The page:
Tuesday, August 19, 2014

En Fuego. Me, Not My Kid.

Today The Bloggess wrote a post called "Don't Set Yourself on Fire." The topic was: Should you specifically tell your child not to set herself on fire? Should you even have to do such a thing?

(Answer: Because setting themselves on fire is something some kids are actually doing of late, it's not out of the question to have to consider asking these questions.)

(Answer #2: Kids have been doing stupid shit to themselves for forever. When I was Precocious Daughter's age, the dumber kids in my school liked to unbend paper clips and use the sharp ends to carve "AC/DC" and "Led Zepplin" [sic] on their arms. And that was without the promise of YouTube fame for recording their idiocy. More recently, there's heroin and K2. Stupidity is as old as humanity.)

Anyway, I decided I would tell PDaughter not to set herself on fire. Not that I think she would (she has a highly developed sense of the too-ridiculous-to-entertain), but I wanted to see her reaction. She's my perpetual guinea pig that way.

My badass winged steampunk guinea pig.
(Thanks for sharing this with me, Riley's Mom.)
The conversation went like this:

Me: Wait, listen. I have to tell you something.

PD (eyes slightly widening): What?

Me: I have to tell you this. It's important.

PD: O...K.

Me: Don't set yourself on fire.

PD: What?

Me: Don't set yourself on fire.

PD: Is that even a thing?

Me: Yes. Don't do it.

PD: Oh, is that the thing where kids douse themselves in hand sanitizer and then light it on fire?

Me (horrified): Is it?

PD: Yeah. I think I've heard about that.

Me: Well, don't do it.

PD: Why would you even say that?

Me: Because I'm being a good mom.


That was kind of disappointing, actually.

No tearful hugs or any damn thing.
PDaughter actually didn't seem to care one way or the other about the concept of teenagers self-immolating for fun. They are so jaded these days. So I decided to introduce a control stimulus, something that I was sure would get a reaction out of her.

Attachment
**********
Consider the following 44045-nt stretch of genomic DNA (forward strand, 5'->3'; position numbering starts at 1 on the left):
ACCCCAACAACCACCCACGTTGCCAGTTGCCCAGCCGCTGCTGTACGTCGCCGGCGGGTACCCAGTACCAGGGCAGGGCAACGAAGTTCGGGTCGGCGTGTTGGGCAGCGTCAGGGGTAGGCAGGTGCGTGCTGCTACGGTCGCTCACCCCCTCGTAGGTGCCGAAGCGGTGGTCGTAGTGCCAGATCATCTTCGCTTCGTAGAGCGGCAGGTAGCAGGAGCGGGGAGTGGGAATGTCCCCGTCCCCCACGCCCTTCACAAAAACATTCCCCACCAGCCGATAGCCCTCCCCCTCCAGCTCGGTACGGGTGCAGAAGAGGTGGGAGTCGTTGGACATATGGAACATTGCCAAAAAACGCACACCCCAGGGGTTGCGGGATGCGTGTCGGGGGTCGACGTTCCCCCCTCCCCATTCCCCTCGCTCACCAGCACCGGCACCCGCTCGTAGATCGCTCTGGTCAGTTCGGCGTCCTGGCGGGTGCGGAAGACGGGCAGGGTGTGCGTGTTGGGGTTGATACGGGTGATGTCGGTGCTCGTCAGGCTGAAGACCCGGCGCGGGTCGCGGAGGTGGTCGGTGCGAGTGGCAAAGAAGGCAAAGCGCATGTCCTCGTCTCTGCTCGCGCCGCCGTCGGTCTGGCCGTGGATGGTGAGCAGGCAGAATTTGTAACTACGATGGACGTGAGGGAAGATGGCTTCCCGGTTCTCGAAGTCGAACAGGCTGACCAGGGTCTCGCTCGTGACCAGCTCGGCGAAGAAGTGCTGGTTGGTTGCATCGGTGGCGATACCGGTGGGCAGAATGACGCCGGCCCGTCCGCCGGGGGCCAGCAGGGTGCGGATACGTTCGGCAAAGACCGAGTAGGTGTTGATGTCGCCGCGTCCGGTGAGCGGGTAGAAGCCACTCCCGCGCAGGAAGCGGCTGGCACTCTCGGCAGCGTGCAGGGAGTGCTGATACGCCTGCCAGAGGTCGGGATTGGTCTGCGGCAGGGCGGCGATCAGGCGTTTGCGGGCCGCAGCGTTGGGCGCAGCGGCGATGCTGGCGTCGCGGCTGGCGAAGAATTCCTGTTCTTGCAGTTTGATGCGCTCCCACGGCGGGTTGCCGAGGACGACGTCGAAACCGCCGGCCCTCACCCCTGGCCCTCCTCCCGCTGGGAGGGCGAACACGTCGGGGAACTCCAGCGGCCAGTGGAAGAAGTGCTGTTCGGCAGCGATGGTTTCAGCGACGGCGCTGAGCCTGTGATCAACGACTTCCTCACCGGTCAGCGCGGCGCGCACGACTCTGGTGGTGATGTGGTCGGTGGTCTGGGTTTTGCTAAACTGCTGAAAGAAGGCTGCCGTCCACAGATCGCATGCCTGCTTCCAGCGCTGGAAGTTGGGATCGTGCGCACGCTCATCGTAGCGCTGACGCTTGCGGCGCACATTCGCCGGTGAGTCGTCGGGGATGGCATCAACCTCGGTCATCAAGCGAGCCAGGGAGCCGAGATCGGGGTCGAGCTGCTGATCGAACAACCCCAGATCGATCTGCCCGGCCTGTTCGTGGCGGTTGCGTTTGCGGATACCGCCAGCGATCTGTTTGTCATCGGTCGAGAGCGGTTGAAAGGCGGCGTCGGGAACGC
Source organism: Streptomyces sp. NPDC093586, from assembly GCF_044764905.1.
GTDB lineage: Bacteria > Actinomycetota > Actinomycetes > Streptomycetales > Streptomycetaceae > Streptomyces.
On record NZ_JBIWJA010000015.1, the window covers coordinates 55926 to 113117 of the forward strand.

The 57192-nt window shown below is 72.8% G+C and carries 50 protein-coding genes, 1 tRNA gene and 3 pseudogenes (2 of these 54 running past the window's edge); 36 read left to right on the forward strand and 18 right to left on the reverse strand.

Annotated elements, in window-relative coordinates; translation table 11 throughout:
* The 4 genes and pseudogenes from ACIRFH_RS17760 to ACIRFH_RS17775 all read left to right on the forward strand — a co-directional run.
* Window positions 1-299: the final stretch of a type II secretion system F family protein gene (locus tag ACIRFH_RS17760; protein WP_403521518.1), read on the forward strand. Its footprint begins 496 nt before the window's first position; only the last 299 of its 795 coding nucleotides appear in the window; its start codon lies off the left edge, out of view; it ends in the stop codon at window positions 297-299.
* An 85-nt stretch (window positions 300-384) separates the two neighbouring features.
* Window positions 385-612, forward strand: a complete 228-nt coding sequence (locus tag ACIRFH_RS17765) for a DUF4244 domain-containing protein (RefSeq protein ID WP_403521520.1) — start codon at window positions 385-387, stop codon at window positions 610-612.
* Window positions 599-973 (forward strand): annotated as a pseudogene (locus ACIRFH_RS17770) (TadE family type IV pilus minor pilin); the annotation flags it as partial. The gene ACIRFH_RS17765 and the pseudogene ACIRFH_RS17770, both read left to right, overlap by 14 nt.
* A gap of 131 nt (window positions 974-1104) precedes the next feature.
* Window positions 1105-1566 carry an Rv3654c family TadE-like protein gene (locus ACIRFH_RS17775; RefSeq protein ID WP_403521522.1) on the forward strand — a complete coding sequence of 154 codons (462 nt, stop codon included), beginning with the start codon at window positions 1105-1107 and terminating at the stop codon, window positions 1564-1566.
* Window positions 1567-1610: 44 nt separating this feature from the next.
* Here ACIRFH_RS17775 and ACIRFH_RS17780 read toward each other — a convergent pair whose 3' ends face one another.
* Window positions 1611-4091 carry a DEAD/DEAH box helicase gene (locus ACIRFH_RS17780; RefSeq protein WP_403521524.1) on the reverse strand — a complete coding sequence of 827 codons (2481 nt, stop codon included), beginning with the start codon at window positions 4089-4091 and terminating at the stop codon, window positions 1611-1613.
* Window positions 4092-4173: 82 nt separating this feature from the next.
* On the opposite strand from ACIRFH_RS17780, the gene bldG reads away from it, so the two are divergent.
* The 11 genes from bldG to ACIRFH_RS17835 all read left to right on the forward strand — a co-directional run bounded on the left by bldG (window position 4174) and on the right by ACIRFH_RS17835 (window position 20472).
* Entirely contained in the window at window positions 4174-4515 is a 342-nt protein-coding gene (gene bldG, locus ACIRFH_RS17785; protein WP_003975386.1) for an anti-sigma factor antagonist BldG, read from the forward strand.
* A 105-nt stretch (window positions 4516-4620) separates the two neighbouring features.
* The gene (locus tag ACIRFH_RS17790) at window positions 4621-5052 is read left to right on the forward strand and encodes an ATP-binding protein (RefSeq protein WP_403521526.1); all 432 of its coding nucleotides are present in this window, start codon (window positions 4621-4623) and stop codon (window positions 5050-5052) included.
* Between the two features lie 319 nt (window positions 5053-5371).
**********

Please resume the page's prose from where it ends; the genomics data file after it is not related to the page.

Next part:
So I showed her this video clip of John Travolta singing his hit single "Let Her In" on "American Bandstand in 1977.

Her reactions:

"That's beautiful."

"Is he going to dance?"

"Nice shoes, by the way."

"That hair, though."

"I was expecting so much more from that last note."


Parents, talk to your kids about aging actors' all-but-forgotten singing careers. Dare to reach them through orchestrated pop songs from your childhood. Shake them up. Make them think.

If Travolta doesn't work, try David Soul aka Hutch (or possibly Starsky) singing "Don't Give Up on Us."

Parenting level: Nailed it.
They'll thank you. Or they'll cower in shame. Either way, they won't be thinking about setting themselves ablaze.

And isn't that what being a parent is all about?


  1. So, my mother is a retired nurse - she used to come home with "cautionary tales" based on stuff she saw at work. And if you work in a hospital, you see some sick shit. I will never stick my hand out the window of a moving vehicle, walk in front of a stopped bus, let someone with genital warts anywhere near any part of my body, and so on...

    Mom NAILED IT.

  2. I recently made the 16yo listen to Cheech and Chong's Earache My Eye. He made fun of it and rolled his eyes, but I caught him trying to not laugh. He can't fool me. He loved it.

    1. Ooooh, I'll have to do that one next! Made me laugh So. Hard. when I was a kid. :)


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